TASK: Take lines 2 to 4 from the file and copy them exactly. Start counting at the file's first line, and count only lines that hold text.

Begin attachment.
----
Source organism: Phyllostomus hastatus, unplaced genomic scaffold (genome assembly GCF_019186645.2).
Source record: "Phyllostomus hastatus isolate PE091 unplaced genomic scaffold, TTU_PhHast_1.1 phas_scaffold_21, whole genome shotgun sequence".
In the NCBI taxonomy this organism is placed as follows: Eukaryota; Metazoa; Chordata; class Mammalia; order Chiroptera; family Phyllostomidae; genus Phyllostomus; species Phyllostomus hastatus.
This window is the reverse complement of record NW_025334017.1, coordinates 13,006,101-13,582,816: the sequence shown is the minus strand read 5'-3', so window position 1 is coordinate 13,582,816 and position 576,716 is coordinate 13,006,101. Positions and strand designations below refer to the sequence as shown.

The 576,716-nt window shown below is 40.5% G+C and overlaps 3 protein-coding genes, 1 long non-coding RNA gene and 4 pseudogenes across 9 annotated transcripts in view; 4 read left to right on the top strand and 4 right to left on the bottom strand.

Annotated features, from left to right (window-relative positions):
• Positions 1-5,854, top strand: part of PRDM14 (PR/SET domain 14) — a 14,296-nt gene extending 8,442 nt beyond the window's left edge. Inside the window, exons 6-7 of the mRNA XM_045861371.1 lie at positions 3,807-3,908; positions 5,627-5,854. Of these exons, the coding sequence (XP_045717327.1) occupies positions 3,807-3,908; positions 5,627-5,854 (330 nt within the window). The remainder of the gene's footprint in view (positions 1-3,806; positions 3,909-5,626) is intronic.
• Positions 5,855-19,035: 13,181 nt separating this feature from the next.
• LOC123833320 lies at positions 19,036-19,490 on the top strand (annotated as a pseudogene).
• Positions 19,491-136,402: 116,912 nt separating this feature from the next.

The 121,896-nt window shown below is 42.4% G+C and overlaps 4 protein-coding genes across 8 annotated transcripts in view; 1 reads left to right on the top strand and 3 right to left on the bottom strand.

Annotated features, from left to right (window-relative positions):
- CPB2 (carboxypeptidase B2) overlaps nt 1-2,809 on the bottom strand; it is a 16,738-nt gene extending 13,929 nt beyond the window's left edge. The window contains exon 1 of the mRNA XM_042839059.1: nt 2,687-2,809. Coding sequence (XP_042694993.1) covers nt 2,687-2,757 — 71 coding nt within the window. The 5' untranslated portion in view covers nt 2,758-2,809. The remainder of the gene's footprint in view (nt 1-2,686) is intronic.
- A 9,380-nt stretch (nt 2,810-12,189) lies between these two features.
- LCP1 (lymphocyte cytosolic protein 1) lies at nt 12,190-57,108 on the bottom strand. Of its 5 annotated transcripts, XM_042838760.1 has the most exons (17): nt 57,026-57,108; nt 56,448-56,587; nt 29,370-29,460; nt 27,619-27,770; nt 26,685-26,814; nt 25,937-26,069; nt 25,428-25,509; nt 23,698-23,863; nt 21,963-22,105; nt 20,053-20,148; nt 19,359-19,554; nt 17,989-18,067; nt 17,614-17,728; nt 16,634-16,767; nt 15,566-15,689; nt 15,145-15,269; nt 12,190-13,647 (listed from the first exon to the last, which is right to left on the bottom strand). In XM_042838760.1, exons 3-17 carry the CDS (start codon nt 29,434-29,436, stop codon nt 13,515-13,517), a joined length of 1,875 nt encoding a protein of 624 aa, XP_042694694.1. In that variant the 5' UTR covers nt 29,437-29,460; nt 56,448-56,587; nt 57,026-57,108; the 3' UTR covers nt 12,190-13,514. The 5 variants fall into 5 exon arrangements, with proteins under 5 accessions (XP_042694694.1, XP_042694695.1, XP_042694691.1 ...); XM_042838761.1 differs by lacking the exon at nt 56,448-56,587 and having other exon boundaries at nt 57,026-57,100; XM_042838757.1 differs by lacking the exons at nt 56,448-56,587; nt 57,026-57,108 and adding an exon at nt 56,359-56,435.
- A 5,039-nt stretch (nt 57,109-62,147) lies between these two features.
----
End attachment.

Source record: "Phyllostomus hastatus isolate PE091 unplaced genomic scaffold, TTU_PhHast_1.1 phas_scaffold_21, whole genome shotgun sequence".
In the NCBI taxonomy this organism is placed as follows: Eukaryota; Metazoa; Chordata; class Mammalia; order Chiroptera; family Phyllostomidae; genus Phyllostomus; species Phyllostomus hastatus.
This window is the reverse complement of record NW_025334017.1, coordinates 13,006,101-13,582,816: the sequence shown is the minus strand read 5'-3', so window position 1 is coordinate 13,582,816 and position 576,716 is coordinate 13,006,101. Positions and strand designations below refer to the sequence as shown.